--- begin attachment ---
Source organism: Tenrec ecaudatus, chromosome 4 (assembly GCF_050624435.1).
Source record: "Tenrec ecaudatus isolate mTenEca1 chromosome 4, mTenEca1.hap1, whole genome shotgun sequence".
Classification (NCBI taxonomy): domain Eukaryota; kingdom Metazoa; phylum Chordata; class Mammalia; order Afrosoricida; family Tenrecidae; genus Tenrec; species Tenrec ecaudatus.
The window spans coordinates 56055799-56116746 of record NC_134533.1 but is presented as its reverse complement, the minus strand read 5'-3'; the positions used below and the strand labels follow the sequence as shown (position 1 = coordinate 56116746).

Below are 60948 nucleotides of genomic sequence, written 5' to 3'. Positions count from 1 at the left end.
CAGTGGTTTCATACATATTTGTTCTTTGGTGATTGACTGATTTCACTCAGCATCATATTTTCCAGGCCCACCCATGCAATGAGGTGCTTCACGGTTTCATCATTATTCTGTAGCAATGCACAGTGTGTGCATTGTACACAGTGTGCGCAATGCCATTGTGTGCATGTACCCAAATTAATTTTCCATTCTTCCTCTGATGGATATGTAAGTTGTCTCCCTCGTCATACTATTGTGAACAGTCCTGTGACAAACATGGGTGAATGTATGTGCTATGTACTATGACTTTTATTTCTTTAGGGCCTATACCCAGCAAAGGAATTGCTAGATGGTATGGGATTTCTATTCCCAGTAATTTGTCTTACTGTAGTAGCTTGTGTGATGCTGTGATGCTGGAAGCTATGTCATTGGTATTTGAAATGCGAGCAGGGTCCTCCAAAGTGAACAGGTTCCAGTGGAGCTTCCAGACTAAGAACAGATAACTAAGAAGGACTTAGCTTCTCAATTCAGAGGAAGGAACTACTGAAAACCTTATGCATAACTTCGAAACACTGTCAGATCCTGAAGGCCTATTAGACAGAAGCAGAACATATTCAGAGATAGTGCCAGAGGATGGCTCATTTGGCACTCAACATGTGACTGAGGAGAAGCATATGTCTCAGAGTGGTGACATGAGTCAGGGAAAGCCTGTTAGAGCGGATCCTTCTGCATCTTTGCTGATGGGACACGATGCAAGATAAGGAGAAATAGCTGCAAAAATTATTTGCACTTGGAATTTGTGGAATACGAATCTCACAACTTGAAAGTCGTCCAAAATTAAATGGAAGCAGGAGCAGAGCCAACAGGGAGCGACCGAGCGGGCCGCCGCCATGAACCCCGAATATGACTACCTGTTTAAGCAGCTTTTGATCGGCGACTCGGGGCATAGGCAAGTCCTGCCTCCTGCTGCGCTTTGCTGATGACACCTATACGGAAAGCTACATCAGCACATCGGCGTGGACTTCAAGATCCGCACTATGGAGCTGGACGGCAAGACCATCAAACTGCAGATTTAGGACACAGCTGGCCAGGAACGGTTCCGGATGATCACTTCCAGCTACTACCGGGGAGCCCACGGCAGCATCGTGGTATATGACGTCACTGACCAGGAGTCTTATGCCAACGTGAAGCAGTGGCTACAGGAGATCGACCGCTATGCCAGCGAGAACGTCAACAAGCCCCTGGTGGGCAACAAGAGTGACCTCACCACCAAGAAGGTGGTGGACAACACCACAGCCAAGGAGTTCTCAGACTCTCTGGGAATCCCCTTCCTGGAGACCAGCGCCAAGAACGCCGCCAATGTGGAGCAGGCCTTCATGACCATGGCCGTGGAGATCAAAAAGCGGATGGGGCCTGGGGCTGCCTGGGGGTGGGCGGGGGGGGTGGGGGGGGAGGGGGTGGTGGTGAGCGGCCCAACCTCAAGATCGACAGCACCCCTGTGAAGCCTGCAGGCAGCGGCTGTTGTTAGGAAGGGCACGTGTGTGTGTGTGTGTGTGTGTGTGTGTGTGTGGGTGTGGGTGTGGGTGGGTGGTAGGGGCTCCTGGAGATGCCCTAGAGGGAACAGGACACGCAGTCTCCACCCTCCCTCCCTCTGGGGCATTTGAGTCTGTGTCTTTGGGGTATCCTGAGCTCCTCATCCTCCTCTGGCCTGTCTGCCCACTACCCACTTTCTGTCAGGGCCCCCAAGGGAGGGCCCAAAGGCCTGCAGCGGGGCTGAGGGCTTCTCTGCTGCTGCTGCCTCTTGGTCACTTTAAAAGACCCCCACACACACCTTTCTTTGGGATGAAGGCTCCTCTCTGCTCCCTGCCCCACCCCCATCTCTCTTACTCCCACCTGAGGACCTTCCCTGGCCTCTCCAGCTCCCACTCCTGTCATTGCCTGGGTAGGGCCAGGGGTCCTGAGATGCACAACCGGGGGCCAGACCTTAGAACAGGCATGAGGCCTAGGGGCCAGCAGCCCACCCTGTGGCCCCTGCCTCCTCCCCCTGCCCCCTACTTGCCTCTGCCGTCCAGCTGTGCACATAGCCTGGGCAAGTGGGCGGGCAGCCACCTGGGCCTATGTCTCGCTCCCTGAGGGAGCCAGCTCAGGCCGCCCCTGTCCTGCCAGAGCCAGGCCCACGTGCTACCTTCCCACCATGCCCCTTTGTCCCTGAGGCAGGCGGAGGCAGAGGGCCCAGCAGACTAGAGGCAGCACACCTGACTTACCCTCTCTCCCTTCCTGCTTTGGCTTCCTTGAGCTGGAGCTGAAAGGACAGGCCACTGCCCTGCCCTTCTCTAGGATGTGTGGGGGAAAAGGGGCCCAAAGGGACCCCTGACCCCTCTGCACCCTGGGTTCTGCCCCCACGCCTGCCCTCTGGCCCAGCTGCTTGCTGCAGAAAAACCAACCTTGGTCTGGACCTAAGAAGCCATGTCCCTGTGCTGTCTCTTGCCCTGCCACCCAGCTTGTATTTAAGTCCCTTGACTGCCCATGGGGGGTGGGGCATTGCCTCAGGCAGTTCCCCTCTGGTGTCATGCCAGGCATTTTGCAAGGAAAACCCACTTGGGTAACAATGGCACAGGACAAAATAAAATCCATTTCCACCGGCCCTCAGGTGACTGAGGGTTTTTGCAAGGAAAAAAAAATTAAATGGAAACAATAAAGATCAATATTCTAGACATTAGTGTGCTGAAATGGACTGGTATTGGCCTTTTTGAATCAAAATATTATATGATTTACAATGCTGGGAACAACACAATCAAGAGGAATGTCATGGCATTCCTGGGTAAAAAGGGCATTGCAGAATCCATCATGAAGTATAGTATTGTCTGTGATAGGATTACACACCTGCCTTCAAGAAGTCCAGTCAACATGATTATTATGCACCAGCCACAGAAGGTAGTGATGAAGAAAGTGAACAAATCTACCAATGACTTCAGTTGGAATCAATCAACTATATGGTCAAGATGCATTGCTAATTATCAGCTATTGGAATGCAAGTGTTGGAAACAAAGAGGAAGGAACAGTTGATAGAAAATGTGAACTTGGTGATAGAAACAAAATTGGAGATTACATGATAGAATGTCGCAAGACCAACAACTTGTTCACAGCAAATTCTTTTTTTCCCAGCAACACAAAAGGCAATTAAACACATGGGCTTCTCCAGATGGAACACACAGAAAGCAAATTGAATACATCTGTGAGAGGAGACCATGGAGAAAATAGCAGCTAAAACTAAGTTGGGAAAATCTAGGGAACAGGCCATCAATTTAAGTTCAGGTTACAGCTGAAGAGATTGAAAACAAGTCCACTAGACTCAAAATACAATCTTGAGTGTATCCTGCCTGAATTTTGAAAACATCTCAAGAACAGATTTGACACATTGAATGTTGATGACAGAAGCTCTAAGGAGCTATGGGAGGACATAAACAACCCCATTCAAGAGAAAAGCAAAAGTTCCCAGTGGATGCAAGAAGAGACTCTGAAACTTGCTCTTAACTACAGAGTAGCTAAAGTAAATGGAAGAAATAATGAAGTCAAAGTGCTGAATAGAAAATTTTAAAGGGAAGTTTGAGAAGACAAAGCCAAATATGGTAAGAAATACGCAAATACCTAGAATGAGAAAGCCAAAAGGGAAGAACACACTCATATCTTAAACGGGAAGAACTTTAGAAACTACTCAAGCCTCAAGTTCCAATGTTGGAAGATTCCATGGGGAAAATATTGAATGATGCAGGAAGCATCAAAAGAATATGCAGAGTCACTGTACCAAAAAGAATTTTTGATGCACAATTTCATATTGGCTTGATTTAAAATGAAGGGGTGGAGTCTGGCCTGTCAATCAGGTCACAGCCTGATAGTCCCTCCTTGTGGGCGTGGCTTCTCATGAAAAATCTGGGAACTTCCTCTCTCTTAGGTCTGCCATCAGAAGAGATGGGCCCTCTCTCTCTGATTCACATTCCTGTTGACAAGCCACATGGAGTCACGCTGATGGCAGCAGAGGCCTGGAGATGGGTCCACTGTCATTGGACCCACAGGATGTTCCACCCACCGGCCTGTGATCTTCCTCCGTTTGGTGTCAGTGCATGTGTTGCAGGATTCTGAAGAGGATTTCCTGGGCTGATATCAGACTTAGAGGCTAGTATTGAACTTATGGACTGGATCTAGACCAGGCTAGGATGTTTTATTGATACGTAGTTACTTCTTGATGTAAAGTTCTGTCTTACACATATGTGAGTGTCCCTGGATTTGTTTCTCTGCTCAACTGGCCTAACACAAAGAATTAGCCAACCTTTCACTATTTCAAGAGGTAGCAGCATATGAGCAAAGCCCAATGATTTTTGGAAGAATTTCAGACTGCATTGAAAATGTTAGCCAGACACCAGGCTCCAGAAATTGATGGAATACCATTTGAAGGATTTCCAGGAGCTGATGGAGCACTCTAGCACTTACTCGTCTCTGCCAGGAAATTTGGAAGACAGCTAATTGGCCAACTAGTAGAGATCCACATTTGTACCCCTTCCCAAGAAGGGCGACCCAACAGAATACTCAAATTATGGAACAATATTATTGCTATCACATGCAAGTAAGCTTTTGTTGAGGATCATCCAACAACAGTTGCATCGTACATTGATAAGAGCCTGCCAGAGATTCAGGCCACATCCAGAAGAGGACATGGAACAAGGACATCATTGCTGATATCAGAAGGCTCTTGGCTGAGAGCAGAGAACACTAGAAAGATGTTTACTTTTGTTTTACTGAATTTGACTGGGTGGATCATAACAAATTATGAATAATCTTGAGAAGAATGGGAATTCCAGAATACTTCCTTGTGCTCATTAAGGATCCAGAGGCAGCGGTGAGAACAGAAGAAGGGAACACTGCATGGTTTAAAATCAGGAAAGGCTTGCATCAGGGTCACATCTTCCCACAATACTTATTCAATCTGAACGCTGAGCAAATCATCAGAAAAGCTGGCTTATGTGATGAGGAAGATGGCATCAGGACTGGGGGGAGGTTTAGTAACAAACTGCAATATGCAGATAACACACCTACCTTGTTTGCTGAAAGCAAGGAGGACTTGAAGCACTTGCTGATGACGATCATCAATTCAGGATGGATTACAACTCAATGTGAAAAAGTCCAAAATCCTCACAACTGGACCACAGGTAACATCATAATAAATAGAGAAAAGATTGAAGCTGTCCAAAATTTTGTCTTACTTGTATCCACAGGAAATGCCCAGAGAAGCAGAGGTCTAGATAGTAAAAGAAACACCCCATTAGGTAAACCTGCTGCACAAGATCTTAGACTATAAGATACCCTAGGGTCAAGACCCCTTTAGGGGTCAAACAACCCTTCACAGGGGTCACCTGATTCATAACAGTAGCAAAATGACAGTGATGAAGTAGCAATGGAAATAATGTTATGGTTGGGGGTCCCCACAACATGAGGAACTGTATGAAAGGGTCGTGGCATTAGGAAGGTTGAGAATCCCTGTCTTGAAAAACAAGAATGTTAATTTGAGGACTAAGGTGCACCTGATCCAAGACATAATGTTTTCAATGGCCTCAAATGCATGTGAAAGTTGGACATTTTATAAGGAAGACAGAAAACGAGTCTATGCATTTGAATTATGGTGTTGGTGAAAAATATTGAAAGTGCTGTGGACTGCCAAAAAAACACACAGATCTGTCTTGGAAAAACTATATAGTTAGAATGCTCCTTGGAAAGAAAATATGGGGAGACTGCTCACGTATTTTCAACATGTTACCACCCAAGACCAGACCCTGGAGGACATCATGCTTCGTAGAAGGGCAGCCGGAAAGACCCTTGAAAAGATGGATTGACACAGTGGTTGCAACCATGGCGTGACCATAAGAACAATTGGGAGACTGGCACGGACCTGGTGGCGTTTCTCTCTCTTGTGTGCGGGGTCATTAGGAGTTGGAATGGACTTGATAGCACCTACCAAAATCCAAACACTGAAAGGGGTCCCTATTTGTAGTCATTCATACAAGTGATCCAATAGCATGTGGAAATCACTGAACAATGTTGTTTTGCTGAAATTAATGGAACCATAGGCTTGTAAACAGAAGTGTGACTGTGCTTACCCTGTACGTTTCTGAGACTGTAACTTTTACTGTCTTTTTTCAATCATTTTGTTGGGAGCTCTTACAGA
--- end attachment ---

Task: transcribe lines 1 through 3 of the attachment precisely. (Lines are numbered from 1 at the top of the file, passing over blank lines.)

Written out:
Source organism: Tenrec ecaudatus, chromosome 4 (assembly GCF_050624435.1).
Source record: "Tenrec ecaudatus isolate mTenEca1 chromosome 4, mTenEca1.hap1, whole genome shotgun sequence".
Classification (NCBI taxonomy): domain Eukaryota; kingdom Metazoa; phylum Chordata; class Mammalia; order Afrosoricida; family Tenrecidae; genus Tenrec; species Tenrec ecaudatus.